Thursday, May 29, 2008

Novels and films ... can you compare them?

Can a great novel be translated effectively to the screen?

It’s a common question among book fans, and one that regularly creates debate whenever a much-loved novel appears on screen.
The biggest challenge for us when we a book and then watch the film, is to view the film on its own merit.

Because we know the story before it unfolds on screen, it’s hard to judge how well tension is built, or characterisation developed, because we’ve already determined who the characters are in our minds. We’re not discovering anything new with the film from a narrative perspective (unless, of course, the film-makers have taken liberties with the story).

I’ve recently read two novels and then watched the screen adaptations, and found the answer to the question above to be yes and no.

First up was The Remains of the Day by Kazuo Ishiguro , directed on screen by James Ivory (screenplay by Ruth Prawer Jhabvala). I loved this book (see previous post), and remember being impressed with the film when I first saw it at the cinema backin 1993.

For me, while the film is exceptional on its own merits (Anthony Hopkins and Emma Thompson are almost flawless and Ivory's direction is wonderfully understated), it cannot deliver the depths of emotional impact – or reader satisfaction of discovering the profundity of Mr Stevens’ denial - without the repressed butler’s narrative.

On the other hand, I enjoyed Atonement by Ian McEwan more on screen than the page.

While I appreciate the elaborate way in which the author tells his tale, I found his use of multiple perspectives in the novel distracting and frustrating, especially as the moment of betrayal approaches.

On the screen, director Joe Wright (working with a screenplay by Christopher Hampdon) uses these perspective cleverly to build the tension and drama at the centre of the story, without telegraphing the injustice to come or slipping into melodrama.

The cast is superb, the visual style at turns beautiful and bleak, and the ending more palatable, simply because of the visual elements. (Without giving away the ending for those who haven’t read the book or seen the film, it belongs to the Yann Martel post-modernistic approach to narrative: if you believe it, it is the truth.)

In both of these film adaptations, different mechanisms are used to progress the narrative, and they work well. (It’s something film-makers should remember when translating stage plays to film, as they often look exactly like the play – but with more elaborate locations.)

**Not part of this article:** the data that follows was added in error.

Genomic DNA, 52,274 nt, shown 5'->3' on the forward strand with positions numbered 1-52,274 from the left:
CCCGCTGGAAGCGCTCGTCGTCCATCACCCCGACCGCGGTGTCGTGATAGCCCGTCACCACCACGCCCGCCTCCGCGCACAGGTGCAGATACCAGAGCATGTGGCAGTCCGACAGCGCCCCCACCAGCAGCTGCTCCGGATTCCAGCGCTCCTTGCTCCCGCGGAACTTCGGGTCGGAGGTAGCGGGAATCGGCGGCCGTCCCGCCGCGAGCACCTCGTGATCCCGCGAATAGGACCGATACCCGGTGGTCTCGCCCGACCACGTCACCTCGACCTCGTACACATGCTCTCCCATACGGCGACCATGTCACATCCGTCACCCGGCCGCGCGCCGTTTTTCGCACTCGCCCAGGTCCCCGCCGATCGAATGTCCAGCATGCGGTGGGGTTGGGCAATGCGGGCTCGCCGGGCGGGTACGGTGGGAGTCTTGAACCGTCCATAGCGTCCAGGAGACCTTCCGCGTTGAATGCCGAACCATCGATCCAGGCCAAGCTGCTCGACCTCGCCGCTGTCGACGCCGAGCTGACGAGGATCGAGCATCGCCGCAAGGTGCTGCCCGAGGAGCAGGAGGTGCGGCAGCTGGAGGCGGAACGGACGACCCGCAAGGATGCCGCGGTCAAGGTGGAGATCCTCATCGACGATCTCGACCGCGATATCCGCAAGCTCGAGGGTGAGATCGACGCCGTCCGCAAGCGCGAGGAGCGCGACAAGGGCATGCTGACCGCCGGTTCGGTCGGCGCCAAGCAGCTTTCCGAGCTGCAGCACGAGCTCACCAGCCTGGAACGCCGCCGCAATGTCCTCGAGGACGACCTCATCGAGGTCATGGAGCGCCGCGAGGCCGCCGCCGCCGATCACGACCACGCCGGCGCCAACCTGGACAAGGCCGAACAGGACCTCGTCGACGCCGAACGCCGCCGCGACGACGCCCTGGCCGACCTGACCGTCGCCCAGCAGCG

So, for me – to state the obvious - books are books and films are films. Each needs to be judged on its own merits, and one does not influence the impact or quality of the other (a bad film doesn’t somehow make a great book any less so).

This is a post I’ve been planning for a few weeks (just hadn’t got around to watching Atonement until last night) and Booking Through Thursday beat me to the punch with the question by a week.

I’d really love to hear your thoughts on the topic. What are the best and worst examples of novels-to-screen, and why?

Thursday, May 22, 2008

Everyone loves a book list - don't they?

In my short career to date as a blogger, I’ve noticed there are a lot of book-related lists that regularly pop up on posts.

The titles differ, but generally they relate to people providing some form of recommended reading list.

Given that reading tastes and responses to stories are so subjective, I’m wondering how much stock book lovers put into lists created by others.

Bob Carr (former New South Wales Premier), has written a book called My Reading Life, in which he discusses his list of recommended books, and how he came to compile it.

In an article in (yes, you guessed it) The Australian Literary Review, he talks about how his reading choices have changed over the years. In particular, how he found himself more interested in classics at the height of his political career.

“In my 20s and 30s, I was restless about my reading choices – too heavy on current affairs, political biography and contemporary fiction. I needed lists, recommendations, guidance. The barrier to reading the classics, certainly for me, was a fear of being bored.”

He talks about changing literary tastes as we age. “…as infants, we read to identify with characters, as adolescents we read to learn about life. But as adults we read books for the sake of their form, their visions, their art”.

Carr says a list of books – assumedly created by another – disciplines our choices and provokes us.

Personally, I’ve never actually taken a list and systematically read everything on it (except the seven required plays in Stuart Spencer’s The Playwright’s Guidebook - a worthwhile exercise).

Probably the only time I would do so, is if the experience promised to deliver a result greater than the sum of its parts; if by reading a certain list I would gain a better understanding of a theme, a writing technique, a particular topic, etc.

So I’m wondering what everyone thinks of book lists. Do you use them? Have you ever read every book a list created by someone else?

Friday, May 16, 2008

Have novels replaced religion?

In the most recent Australian Literary Review, Delia Falconer suggests the decline of God as a source of meaning in the West has occurred side by side with the rise of the novel.

She makes the observation as the opening statement in her review of literary critic James Wood’s book “How Fiction Works”.

It’s an especially relevant comment, given Wood believes fiction has taken over as the measure of authenticity and power of the sacred. He says although fiction requires a different kind of belief to religion, it creates a parallel sense of “the real”.

It’s true that society today looks to narrative to understand and find meaning in the world. We turn to television, film, poetry and theatre to explore and analyse issues and ideas. In this context, the novel is as powerful as ever.

And this raises interesting questions about the place of narrative in religion, and why religion longer has the power it once had in the West.

Falconer says that for Wood, the best novels seem to create an approximate reality so intense and morally driven, that they may temporarily mend the world as a godless "broken estate". (And obviously, Wood is picking his reading material from the literary section, although I have no doubt there are religious experiences to be had in chick lit…)